It’s not until fairly late in the game that each area becomes fully explorable. As Lara upgrades existing equipment and acquires new tools she is better able to scale walls, break down doors, and discover hidden locations. While the theme of the game is discovery and exploration, the actual raiding of tombs is given something of a secondary status to the main quest of the game. However, the tombs are often times intriguing enough to be challenging without crossing the line into frustration and their rewards enrich and deepen the lore of this new Tomb Raider universe.
Tomb Raider’s weakest spots tend to appear in combat, which is ironically also one of its strongest elements. Specifically, AI enemies are frequently clunky and sometimes infuriating but almost always obnoxiously armored. Depending on the difficulty level selected by the player, ammo can also become a major concern in what becomes a race for resource management and conservation. Crystal Dynamics wisely backed away from a “one size fits all” policy and allowed players to change the difficulty at their leisure. Nevertheless, Tomb Raider consistently struck a perfect balance between challenging and rewarding—hitting its stride often, both with confidence and ease.
Lara herself is imbued with new skills, both active and passive, by spending Survival Points that let her dodge more quickly or use a wider array of weapons during kill shots. It’s an interesting, if somewhat flat, dynamic that gives Lara a sense of progression even while the upgrade trees for her guns, bows, and axes are stealing the show.
Balance is the best word for the gameplay of Tomb Raider; from conception through development to release, Crystal Dynamics worked tirelessly to achieve the perfect balance of combat, advancement, and environment to create a stellar game.
Yet, Graves balances the bombastic notes of his score with tracks of quiet reflection since Tomb Raider is, after all, the story of Lara Croft’s growth into a figure of legend.
Mystery and adventure are prominently featured themes in Tomb Raider, so it fell to Jason Graves to compose a soundtrack that captured the sounds and music of the trials entombed within Yamatai. Graves hits his stride very early on with the game’s iconic main theme, “The Tomb Raider,” which serves as Lara Croft’s fanfare. Graves' unforgiving use of drums, chimes, and wind instruments captures the dangerous and airy peaks of Yamatai, as well as Lara’s burgeoning career.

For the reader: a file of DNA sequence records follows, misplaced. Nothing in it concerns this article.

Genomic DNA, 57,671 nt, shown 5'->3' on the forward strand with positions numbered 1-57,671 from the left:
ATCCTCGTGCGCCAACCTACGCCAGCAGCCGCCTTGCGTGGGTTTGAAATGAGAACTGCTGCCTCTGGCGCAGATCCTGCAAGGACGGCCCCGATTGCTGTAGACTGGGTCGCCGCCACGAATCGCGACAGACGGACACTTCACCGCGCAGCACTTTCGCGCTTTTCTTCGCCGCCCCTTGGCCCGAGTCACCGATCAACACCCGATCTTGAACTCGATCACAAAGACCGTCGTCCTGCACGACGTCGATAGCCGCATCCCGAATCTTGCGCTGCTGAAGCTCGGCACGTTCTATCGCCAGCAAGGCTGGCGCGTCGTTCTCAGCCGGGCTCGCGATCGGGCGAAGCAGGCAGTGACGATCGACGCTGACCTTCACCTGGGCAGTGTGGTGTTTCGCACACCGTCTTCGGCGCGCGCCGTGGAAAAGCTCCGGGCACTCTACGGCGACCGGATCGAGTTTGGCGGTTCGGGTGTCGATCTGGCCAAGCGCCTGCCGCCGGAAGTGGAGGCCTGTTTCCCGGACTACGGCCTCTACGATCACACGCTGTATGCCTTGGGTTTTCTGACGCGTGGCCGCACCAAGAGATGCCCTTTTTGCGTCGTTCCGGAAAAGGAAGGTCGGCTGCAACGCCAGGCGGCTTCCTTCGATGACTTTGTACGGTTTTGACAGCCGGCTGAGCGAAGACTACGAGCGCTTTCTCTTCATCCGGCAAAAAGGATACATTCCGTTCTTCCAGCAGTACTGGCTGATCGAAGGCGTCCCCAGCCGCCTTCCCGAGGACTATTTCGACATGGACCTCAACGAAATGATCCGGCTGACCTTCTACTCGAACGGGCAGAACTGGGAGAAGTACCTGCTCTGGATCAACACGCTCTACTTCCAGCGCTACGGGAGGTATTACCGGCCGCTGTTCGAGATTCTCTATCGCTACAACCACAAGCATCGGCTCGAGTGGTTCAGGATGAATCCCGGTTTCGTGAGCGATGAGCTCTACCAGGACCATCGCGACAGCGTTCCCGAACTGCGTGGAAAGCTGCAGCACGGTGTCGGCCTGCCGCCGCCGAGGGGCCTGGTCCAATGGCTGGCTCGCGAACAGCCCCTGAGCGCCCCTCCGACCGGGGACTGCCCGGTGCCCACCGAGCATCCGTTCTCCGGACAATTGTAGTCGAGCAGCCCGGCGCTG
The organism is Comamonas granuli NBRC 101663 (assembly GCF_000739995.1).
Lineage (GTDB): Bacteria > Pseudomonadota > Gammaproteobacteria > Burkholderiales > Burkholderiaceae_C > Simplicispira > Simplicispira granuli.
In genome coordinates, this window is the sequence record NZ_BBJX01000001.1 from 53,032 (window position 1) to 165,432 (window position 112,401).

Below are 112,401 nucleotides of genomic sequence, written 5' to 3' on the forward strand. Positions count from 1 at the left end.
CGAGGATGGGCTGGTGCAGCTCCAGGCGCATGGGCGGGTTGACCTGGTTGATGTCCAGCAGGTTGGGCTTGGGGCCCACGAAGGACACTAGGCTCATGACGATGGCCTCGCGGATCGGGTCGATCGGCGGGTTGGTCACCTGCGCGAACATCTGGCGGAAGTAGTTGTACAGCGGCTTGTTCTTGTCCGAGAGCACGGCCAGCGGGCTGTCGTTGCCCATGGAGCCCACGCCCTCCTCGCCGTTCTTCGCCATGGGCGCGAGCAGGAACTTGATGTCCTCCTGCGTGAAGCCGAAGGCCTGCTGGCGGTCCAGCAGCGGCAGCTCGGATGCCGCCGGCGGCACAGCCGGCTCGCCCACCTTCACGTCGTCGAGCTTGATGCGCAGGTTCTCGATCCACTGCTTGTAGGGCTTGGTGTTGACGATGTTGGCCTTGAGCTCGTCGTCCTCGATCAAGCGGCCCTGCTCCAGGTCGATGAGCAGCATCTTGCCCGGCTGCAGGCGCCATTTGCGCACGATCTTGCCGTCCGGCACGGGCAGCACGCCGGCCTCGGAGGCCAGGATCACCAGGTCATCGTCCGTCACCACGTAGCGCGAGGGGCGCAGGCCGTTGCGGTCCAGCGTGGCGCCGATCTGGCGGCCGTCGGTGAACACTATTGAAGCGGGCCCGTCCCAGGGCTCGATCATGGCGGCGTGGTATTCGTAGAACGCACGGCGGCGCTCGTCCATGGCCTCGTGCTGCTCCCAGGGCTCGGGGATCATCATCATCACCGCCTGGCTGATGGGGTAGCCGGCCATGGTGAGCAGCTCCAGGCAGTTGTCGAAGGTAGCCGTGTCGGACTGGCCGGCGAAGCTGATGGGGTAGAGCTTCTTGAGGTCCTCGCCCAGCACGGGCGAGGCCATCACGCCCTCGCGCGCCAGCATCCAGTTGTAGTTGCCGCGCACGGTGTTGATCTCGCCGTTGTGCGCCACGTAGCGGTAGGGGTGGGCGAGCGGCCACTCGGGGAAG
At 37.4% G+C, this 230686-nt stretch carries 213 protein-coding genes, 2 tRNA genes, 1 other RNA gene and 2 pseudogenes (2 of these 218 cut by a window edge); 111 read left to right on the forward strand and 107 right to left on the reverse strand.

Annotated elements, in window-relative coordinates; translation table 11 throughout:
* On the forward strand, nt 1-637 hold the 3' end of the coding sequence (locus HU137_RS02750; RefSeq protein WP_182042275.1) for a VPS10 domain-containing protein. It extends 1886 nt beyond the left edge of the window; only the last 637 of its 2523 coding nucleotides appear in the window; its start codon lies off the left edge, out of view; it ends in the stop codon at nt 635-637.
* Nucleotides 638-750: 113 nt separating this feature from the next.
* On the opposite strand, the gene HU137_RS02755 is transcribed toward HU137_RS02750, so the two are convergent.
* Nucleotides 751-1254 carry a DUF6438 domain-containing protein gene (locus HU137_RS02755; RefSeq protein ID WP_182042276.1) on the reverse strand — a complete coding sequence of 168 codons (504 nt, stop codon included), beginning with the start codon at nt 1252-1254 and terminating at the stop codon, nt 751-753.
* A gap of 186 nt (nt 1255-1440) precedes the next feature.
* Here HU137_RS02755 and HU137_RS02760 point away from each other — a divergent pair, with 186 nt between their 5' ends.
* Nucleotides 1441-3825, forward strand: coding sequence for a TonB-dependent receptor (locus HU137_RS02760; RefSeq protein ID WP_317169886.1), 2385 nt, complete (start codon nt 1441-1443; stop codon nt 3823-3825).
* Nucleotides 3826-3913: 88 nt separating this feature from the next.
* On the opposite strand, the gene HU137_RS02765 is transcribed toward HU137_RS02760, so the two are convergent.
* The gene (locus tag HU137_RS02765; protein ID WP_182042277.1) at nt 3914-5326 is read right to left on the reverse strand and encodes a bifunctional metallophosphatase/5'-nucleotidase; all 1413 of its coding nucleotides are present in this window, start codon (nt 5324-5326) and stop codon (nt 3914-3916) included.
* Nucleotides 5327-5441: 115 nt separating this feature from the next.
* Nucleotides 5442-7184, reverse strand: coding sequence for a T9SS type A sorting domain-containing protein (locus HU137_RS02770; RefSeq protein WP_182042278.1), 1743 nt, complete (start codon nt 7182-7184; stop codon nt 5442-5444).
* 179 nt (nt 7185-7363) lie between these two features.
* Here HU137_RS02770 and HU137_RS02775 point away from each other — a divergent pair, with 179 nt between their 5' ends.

While “The Tomb Raider” and “Adventure Found Me” are predominantly iterations of Lara’s theme, Graves sidesteps the challenge that often face composers in action-adventure genres: weak music during action and combat sequences. Tomb Raider’s intense combat, which is quite frequent, can be all-consuming but Graves succeeds at partnering Tomb Raider’s most entrancing gameplay sequences with equally absorbing auditory experiences. Particularly effective tracks were “A Call for Help” and “The Scavenger’s Camp” whose frenetic drums, symbols, and horns demand the listener’s attention.
Yet, Graves balances the bombastic notes of his score with tracks of quiet reflection since Tomb Raider is, after all, the story of Lara Croft’s growth into a figure of legend. “Exploring the Island” and “The Oni” richly expand the Asian-influenced sounds of Yamatai while simultaneously providing the slower moments necessary to develop the story.
“The Ritual” easily stands apart as, quite possibly, the best track to be heard in Tomb Raider. Without giving away too many plot details, it plays during the game’s climax when Lara Croft, finally coming into her own as a survivor and explorer, squares off against Yamatai’s most formidable villains. It daringly rearranges Lara’s theme into a frantic piece that summarizes the chaos that threatens to permanently engulf the island.
Crystal Dynamics has proven beyond a shadow of a doubt that Lara Croft still has a lot to offer. Tomb Raider might not take too many chances but the developers proved that there’s still no substitute to the careful balance of an engaging story, compellingly fun gameplay, and phenomenal music when it comes to creating an incredible gaming experience.
TOMB RAIDER was released worldwide in March 2013 for PS3 and X360. TOMB RAIDER: DEFINITIVE EDITION was released worldwide for PS4 and X1 in January 2014.